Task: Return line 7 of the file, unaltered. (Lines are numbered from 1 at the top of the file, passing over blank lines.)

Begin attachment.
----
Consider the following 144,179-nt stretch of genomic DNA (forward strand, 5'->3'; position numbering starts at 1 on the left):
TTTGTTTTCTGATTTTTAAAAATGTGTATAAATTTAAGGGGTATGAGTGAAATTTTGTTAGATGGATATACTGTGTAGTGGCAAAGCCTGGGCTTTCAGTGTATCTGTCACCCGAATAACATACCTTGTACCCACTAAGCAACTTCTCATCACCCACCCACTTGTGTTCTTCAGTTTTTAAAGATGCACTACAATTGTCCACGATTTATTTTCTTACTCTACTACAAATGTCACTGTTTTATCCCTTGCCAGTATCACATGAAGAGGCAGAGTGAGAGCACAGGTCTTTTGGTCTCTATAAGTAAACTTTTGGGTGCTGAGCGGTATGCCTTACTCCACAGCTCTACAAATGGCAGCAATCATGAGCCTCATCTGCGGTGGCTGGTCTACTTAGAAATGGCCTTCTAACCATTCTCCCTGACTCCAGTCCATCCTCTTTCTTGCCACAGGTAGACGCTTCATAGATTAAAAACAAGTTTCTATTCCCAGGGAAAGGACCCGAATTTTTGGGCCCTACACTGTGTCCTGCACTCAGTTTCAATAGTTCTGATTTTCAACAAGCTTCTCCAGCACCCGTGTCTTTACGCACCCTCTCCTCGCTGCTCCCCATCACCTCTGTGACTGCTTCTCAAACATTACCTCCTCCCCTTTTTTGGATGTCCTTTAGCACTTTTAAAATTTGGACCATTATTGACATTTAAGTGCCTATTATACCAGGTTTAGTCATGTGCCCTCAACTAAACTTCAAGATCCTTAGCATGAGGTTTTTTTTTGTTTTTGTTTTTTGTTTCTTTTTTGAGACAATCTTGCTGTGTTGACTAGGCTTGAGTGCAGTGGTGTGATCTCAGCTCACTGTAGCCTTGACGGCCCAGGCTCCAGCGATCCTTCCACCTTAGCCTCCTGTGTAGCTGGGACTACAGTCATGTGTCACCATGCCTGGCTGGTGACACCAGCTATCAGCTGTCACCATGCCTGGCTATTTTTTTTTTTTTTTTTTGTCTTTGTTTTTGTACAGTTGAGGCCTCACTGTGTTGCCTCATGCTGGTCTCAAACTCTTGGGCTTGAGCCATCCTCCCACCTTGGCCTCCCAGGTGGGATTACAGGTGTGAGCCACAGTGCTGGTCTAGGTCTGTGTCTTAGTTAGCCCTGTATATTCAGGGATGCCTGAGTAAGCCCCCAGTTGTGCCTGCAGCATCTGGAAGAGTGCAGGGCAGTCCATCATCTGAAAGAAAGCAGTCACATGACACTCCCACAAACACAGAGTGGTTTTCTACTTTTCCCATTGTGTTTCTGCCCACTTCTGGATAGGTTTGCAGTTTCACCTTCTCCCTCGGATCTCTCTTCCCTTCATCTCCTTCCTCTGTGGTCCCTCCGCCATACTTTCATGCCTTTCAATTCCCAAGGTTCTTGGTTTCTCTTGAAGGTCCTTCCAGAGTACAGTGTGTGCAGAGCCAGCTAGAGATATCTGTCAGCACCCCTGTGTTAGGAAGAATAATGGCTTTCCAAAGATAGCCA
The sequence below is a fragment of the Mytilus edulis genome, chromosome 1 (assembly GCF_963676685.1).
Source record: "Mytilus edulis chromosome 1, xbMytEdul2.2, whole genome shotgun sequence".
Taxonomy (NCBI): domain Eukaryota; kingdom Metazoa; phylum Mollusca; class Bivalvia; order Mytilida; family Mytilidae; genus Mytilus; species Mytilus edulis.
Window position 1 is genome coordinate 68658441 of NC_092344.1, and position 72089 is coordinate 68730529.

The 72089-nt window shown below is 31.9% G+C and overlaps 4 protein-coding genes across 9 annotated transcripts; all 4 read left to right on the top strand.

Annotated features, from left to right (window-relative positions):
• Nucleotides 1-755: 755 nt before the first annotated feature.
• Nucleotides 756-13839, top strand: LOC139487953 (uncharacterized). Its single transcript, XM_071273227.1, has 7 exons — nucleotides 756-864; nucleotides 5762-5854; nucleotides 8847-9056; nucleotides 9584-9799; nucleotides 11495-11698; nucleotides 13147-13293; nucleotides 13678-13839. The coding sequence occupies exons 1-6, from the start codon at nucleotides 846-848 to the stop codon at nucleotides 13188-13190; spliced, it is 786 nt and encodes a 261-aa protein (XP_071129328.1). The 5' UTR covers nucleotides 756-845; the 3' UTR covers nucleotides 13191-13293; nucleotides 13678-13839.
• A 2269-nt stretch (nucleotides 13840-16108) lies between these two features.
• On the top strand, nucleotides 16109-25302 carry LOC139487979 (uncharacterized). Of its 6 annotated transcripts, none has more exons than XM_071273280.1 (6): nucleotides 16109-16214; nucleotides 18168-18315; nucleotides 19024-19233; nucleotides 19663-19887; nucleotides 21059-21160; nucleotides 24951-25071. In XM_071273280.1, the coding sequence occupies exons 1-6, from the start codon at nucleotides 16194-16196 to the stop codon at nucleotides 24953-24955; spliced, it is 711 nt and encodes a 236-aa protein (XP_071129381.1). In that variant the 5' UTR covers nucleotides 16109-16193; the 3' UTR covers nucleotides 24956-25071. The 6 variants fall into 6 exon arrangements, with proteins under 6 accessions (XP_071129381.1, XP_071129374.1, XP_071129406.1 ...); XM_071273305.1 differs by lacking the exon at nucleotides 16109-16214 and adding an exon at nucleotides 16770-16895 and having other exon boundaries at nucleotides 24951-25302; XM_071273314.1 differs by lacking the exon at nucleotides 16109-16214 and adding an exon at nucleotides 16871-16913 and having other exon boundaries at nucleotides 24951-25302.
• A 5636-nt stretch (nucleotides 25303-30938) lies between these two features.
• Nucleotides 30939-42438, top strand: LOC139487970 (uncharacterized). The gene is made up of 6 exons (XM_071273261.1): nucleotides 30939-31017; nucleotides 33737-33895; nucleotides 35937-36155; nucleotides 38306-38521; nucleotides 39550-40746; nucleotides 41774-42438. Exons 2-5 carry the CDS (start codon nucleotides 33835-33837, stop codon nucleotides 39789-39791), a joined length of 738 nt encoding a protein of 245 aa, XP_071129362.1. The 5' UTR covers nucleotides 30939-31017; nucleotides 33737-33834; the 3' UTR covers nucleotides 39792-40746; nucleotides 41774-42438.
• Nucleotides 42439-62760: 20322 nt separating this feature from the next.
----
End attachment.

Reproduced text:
The 72089-nt window shown below is 31.9% G+C and overlaps 4 protein-coding genes across 9 annotated transcripts; all 4 read left to right on the top strand.